Too Close to Home?

By Carolyn Burtt

Dengue infections tend to occur in the physical vicinity of one other, according to a study performed by the Johns Hopkins Bloomberg School of Public Health and the University of Florida. Because dengue is transmitted through the blood that a particular strain of mosquito transfers from one human to the next, having multiple people within a 200 meter area would increase the likelihood of one strain of dengue efficiently spreading.

            Dengue-infected individuals who lived within 200 meters of another infected person had a 60% chance of having contracted the same disease strain, but this percentage decreased to 3% for individuals living between one and five kilometers from one another. This demonstrates the sheer number of dengue strains that exist, as well as the natural competition between each strain due to the geographic proximity of people in high-density areas and how far a mosquito can fly.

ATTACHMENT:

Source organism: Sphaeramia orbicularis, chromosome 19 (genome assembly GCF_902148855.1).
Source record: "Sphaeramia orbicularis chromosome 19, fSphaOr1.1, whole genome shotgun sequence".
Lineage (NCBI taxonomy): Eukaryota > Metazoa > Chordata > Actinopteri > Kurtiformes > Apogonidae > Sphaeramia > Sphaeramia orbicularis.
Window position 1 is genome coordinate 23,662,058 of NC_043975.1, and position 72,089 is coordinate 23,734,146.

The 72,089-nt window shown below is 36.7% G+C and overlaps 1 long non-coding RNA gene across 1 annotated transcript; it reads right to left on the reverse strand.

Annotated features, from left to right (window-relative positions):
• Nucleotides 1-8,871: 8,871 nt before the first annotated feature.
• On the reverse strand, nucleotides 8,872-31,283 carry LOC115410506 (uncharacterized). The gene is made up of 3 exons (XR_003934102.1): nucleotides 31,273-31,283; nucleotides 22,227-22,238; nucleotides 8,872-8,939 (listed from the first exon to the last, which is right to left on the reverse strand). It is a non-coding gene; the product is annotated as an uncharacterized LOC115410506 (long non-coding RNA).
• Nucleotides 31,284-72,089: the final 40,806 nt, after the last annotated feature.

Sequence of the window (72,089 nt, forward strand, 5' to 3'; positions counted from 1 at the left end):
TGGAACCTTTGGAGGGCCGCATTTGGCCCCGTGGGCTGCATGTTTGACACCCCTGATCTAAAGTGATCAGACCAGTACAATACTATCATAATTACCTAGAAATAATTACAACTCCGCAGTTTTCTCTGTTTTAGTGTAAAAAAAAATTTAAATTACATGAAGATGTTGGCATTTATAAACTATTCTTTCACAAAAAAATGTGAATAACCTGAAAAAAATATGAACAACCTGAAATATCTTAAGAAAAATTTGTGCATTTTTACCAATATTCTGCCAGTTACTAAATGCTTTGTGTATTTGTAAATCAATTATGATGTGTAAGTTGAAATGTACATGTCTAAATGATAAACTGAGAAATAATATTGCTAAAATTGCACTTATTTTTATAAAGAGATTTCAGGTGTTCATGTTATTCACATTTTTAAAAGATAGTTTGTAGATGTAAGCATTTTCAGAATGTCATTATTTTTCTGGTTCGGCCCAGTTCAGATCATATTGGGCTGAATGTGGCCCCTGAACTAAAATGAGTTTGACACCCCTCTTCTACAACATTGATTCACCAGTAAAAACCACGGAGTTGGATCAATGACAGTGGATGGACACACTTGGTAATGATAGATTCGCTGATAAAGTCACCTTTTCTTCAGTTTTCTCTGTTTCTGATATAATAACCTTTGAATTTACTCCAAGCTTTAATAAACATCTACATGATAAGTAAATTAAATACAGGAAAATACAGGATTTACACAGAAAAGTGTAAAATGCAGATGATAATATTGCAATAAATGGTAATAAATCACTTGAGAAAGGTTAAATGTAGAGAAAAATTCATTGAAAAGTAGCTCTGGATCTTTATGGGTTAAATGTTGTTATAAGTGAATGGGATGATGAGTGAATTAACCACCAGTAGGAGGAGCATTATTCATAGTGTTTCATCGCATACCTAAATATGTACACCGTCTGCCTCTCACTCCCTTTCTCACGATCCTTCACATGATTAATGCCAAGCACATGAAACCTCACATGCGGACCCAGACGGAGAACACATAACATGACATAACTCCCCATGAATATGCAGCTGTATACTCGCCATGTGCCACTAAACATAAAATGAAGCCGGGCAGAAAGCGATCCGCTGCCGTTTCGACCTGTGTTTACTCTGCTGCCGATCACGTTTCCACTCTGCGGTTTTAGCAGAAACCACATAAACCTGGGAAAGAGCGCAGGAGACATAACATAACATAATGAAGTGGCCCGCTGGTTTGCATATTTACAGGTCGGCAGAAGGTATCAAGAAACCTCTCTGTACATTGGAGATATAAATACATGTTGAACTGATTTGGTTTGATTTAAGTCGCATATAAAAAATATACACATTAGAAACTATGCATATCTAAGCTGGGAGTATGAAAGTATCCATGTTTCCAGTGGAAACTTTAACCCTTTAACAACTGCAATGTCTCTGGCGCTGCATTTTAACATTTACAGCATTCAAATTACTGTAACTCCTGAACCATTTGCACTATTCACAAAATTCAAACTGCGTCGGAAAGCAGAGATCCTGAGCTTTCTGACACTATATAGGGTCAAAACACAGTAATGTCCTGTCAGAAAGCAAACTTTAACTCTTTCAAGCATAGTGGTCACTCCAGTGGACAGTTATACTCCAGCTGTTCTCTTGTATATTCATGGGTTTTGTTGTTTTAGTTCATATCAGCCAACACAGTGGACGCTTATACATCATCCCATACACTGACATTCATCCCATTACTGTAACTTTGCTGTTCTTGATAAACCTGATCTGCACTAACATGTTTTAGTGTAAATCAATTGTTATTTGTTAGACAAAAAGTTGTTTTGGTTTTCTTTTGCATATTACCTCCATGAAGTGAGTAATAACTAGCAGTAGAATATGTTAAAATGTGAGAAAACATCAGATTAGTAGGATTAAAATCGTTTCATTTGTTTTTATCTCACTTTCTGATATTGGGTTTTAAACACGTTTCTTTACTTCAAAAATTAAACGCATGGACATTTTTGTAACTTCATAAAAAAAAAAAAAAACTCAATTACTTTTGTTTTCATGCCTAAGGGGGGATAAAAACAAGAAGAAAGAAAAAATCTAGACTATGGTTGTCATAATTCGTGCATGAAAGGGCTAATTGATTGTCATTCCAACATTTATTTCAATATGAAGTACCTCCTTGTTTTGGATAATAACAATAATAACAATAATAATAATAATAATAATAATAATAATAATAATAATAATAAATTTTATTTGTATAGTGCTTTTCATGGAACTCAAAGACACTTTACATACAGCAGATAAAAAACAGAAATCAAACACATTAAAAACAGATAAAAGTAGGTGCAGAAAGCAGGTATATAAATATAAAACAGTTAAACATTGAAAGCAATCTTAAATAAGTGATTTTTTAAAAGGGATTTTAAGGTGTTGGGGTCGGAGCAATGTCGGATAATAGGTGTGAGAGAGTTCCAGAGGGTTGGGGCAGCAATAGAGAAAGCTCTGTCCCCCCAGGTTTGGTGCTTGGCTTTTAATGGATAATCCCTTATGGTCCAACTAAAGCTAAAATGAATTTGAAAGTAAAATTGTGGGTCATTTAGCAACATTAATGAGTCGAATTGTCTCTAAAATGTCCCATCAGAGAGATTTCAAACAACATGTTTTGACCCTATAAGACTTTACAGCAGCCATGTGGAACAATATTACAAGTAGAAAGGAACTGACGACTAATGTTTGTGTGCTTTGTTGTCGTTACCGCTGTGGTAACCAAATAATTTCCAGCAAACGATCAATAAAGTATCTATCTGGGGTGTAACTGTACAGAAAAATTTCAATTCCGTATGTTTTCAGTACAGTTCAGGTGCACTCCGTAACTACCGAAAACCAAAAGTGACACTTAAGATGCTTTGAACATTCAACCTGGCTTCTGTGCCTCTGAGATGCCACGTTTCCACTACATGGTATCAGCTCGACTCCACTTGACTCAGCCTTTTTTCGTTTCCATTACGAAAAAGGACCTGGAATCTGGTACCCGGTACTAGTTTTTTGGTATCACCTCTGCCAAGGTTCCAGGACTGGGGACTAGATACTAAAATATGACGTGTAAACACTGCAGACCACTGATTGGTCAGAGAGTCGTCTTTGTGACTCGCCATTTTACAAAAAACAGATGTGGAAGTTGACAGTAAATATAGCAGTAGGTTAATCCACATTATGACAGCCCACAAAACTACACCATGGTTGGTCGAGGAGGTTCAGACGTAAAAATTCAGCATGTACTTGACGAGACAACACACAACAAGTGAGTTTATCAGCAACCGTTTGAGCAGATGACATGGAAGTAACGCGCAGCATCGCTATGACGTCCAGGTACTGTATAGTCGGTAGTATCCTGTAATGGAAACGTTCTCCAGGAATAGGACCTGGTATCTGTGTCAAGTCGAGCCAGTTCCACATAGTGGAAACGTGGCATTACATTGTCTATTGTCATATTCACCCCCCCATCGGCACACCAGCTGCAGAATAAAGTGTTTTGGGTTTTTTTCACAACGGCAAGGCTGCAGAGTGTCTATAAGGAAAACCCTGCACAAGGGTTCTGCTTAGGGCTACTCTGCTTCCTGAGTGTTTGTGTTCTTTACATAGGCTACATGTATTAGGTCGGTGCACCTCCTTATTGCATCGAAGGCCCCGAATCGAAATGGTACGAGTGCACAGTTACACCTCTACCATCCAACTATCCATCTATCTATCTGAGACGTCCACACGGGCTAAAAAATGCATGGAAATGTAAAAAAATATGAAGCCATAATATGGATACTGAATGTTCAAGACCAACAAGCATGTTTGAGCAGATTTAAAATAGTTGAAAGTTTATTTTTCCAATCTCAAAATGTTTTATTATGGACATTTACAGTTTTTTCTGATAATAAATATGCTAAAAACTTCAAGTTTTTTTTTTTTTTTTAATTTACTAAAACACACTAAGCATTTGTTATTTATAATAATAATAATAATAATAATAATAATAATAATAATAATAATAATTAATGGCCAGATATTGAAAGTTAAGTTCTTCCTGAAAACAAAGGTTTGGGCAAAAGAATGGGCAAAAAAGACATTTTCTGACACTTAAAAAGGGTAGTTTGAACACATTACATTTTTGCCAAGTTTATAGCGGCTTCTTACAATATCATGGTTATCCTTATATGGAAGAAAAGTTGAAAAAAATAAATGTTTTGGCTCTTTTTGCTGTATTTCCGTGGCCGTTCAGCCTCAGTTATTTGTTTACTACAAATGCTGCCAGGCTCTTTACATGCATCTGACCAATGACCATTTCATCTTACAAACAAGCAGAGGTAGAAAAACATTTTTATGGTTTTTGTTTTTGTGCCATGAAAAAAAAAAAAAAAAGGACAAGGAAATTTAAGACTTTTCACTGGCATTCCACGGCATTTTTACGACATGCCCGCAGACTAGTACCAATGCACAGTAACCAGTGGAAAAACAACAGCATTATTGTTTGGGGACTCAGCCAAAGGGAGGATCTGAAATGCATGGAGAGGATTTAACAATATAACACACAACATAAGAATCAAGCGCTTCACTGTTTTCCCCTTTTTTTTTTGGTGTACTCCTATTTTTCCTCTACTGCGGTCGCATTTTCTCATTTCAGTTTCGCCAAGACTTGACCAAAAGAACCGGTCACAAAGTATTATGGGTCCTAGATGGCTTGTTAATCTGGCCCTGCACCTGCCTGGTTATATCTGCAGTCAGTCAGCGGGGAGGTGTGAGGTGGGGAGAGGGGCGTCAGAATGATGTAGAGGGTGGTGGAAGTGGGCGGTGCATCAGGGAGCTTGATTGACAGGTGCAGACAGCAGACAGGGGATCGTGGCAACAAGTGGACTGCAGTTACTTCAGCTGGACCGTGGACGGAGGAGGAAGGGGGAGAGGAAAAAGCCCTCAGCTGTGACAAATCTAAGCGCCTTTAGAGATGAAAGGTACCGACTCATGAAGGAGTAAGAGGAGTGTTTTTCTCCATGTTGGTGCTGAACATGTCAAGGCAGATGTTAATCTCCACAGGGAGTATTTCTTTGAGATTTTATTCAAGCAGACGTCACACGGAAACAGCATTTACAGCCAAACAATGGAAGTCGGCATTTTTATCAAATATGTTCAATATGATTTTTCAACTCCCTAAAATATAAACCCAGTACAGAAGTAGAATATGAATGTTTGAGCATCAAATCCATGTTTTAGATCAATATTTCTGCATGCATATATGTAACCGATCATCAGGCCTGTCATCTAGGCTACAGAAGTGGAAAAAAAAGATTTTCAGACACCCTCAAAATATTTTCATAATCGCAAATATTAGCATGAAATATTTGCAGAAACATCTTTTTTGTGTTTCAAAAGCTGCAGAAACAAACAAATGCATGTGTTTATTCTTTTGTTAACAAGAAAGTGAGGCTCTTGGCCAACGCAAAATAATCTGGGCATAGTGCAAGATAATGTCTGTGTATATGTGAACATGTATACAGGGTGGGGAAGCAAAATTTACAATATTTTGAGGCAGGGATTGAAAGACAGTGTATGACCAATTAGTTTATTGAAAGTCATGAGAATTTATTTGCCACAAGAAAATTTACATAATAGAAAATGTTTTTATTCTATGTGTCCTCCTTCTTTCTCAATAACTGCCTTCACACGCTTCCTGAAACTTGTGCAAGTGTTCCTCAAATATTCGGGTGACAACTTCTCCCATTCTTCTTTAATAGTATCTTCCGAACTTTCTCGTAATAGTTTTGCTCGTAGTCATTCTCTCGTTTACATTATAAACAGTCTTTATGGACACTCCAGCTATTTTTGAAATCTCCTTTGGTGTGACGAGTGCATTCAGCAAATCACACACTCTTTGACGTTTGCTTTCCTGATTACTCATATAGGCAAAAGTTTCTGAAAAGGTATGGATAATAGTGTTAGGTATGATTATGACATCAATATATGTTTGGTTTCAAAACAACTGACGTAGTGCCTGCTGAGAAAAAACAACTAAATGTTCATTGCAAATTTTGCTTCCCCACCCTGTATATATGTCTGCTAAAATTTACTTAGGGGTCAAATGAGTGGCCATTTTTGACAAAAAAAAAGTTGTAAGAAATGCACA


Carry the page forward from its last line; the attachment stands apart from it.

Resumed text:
With over 300 million individuals annually infected with dengue and two million of these developing dengue hemorrhagic fever, this research is particularly pertinent to the medical community in their efforts to prevent dengue infections. Vaccines and techniques put in place in residences and densely-populated areas of dengue-prone nations could be tailored to these results and the patterns of infection that appear to exist. Approximately 40% of the human population lives in regions in which the Aedes aegypti mosquito lives, and therefore are in danger of contracting a dengue infection. 

 

Johns Hopkins University Bloomberg School of Public Health. (2017, March 23). Most dengue infections transmitted in and around home: Findings could aid in interrupting transmission chains and reducing severe illness. ScienceDaily. Retrieved April 2, 2017 from www.sciencedaily.com/releases/2017/03/170323141400.htm